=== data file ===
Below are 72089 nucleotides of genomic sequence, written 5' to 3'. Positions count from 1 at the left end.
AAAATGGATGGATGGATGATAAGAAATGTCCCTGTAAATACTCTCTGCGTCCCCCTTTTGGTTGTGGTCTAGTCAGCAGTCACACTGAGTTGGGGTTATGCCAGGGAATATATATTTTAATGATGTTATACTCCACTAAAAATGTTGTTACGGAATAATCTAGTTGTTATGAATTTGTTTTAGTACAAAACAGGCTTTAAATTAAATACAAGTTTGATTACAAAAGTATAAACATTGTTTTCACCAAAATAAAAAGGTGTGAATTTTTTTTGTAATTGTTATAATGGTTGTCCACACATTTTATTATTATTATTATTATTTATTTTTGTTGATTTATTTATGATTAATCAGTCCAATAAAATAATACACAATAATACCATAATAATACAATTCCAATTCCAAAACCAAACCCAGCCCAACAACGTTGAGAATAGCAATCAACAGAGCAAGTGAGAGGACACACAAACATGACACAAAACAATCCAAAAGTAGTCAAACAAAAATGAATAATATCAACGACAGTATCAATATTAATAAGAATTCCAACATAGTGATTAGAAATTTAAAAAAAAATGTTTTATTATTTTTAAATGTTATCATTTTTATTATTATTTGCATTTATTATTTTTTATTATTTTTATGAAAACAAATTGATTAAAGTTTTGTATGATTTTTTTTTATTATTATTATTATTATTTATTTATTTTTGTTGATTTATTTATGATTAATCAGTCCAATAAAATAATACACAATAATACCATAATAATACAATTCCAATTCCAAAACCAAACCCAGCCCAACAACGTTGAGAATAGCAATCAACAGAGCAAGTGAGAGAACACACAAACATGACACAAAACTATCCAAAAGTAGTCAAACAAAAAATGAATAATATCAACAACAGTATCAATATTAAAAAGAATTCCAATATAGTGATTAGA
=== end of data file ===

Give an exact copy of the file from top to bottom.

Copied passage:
Below are 72089 nucleotides of genomic sequence, written 5' to 3'. Positions count from 1 at the left end.
AAAATGGATGGATGGATGATAAGAAATGTCCCTGTAAATACTCTCTGCGTCCCCCTTTTGGTTGTGGTCTAGTCAGCAGTCACACTGAGTTGGGGTTATGCCAGGGAATATATATTTTAATGATGTTATACTCCACTAAAAATGTTGTTACGGAATAATCTAGTTGTTATGAATTTGTTTTAGTACAAAACAGGCTTTAAATTAAATACAAGTTTGATTACAAAAGTATAAACATTGTTTTCACCAAAATAAAAAGGTGTGAATTTTTTTTGTAATTGTTATAATGGTTGTCCACACATTTTATTATTATTATTATTATTTATTTTTGTTGATTTATTTATGATTAATCAGTCCAATAAAATAATACACAATAATACCATAATAATACAATTCCAATTCCAAAACCAAACCCAGCCCAACAACGTTGAGAATAGCAATCAACAGAGCAAGTGAGAGGACACACAAACATGACACAAAACAATCCAAAAGTAGTCAAACAAAAATGAATAATATCAACGACAGTATCAATATTAATAAGAATTCCAACATAGTGATTAGAAATTTAAAAAAAAATGTTTTATTATTTTTAAATGTTATCATTTTTATTATTATTTGCATTTATTATTTTTTATTATTTTTATGAAAACAAATTGATTAAAGTTTTGTATGATTTTTTTTTATTATTATTATTATTATTTATTTATTTTTGTTGATTTATTTATGATTAATCAGTCCAATAAAATAATACACAATAATACCATAATAATACAATTCCAATTCCAAAACCAAACCCAGCCCAACAACGTTGAGAATAGCAATCAACAGAGCAAGTGAGAGAACACACAAACATGACACAAAACTATCCAAAAGTAGTCAAACAAAAAATGAATAATATCAACAACAGTATCAATATTAAAAAGAATTCCAATATAGTGATTAGA